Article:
April in Missouri -for the Literary-Minded

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There are lots of literary events going on in Missouri next month, some of which I’m involved with, some not. If you enjoy reading or writing, climb in the car and take a spring road trip!

First, there’s the Afternoon of Authors with Blank Slate Press event April 2, from 2 to 4 p.m. in the Central Library in downtown St. Louis. I’ll be joining two other BSP authors to talk about writing and to read from our work. I haven’t decided yet whether I’ll read from my most recently published book, This Old World, or from my work-in-progress, which I’m getting close to completing. I’m also looking forward to sharing some time with Cynthia Graham and John Ryan.

Next up will be the season-opening open house at the Bonniebrook Gallery, Museum, and Homestead near Branson on April 16. I don’t think I’ll be able to make that event as I have work-related travel, but I’m eager to get down there sometime this spring or summer. The open house runs from 11 a.m. to 4 p.m. and will include exhibits, craft demonstrations and vendors, presentations, and musical performances. Here’s a link to an earlier post about that event, including a schedule.

Then the following Saturday is the Unbound Book Festival here in Columbia. This is the initial year for that festival, and it looks very promising.

Finally, at the end of the month, is the annual conference of the Missouri Writers’ Guild. This year’s conference is in Kansas City, and includes workshops, master classes, opportunities to meet with editors and agents, and nonstop networking! I’ve been going to the MWG conference for years and always come away with something valuable, whether it’s an insight on craft, a new thought on marketing, or an important contact. Anybody who wants to take his or her writing to the next level needs to check out this conference.

So change your oil and buckle your seatbelt! It’s time to hit the road for literary adventure.

 

Excellent Resource

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Civil War OzarksSomeone posted this link on Facebook a while back…..I had not run across this site before, despite having done a lot of research into the Civil War in the Ozarks. It’s a wonderful resource! Well organized, good looking, and informative.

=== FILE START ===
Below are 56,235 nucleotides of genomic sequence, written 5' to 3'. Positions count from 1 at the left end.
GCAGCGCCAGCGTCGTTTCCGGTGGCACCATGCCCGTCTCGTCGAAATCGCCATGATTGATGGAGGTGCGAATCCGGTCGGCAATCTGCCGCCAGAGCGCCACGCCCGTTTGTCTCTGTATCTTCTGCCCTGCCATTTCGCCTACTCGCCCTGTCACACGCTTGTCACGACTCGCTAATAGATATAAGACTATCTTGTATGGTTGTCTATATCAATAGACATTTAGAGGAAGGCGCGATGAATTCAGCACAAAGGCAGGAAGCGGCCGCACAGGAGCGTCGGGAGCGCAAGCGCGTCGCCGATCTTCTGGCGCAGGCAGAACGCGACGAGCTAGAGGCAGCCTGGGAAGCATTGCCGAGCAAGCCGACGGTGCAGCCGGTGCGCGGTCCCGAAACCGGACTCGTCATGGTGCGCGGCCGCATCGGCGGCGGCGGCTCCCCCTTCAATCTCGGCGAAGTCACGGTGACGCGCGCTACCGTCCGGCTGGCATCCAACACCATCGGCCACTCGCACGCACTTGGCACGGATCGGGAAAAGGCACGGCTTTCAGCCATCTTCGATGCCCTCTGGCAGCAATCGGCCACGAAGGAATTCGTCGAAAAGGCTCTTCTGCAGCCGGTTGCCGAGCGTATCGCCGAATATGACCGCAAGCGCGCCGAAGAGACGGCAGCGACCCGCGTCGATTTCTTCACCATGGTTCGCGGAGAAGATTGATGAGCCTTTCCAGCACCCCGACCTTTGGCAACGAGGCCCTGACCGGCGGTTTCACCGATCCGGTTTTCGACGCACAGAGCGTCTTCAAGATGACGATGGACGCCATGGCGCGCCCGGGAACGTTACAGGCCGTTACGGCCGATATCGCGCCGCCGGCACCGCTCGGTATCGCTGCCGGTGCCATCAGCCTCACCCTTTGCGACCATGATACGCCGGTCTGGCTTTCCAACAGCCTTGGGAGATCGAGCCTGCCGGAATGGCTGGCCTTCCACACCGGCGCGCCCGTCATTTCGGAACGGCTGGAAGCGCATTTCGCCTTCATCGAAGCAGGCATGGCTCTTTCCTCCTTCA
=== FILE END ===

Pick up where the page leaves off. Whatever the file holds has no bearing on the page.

Congratulations to the many organizations that contributed to this website. It’s a great example of inter-governmental cooperation – federal funding, administered by the state, and managed by the Springfield-Greene County Library. I just wish its county-by-county coverage ventured farther east!

 

Book Review – Postmark Bayou Chene

Recently published this review of Gwen Roland’s Postmark Bayou Chene in Nola Diaspora, a wonderful small journal devoted to the art and literature of New Orleans and southern Louisiana. If you enjoy reading historical fiction about the swamps of south Louisiana, this book is well worth a look. And all of Nola Diaspora is well worth a look too! Browse the back issues….lots of good stuff there.

 

 

Bonniebrook

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When I attended the Ozarks Cultural Symposium this fall, I got to hear a talk from Susan Scott, the president of the Bonniebrook Historical Society, about the Bonniebrook Gallery, Museum, and Homestead, housed at the former home of Rose O’Neill. Until that talk, I had only been dimly aware of Bonniebrook and Rose O’Neill at all, but I was fascinated to learn about the life of this transplanted Ozarker and to hear the story of how she came to create the home known as Bonniebrook.

Nowadays, this creative, free-spirited illustrator and writer is best known for her creation, the Kewpie. The Kewpie, which began as a cartoon and was later turned into a wildly popular line of porcelain dolls, was one of the first mass-marketed toys in America. But there was much more to the life and works of Rose O’Neill. A prominent illustrator who commanded top dollar for her work, a writer and suffragist, an artist and a supporter of artists, Rose O’Neill lived life on a large scale.

The Bonniebrook Historical Society maintains her home near Branson. It is one of the lesser-known attractions of that area, but definitely deserves to be better known. The season at Bonniebrook runs from mid-April to the end of October, and it begins with an open house and ends with a festival. Here’s the program for their open house:

And their end-of-season festival, The Festival of Painted Leaves, will be October 22. I’m excited to be the keynote speaker for that festival, and will have more to say about it and other October events in the coming months. But for now, if you’re planning a trip to Branson this spring or summer, check out Bonniebrook!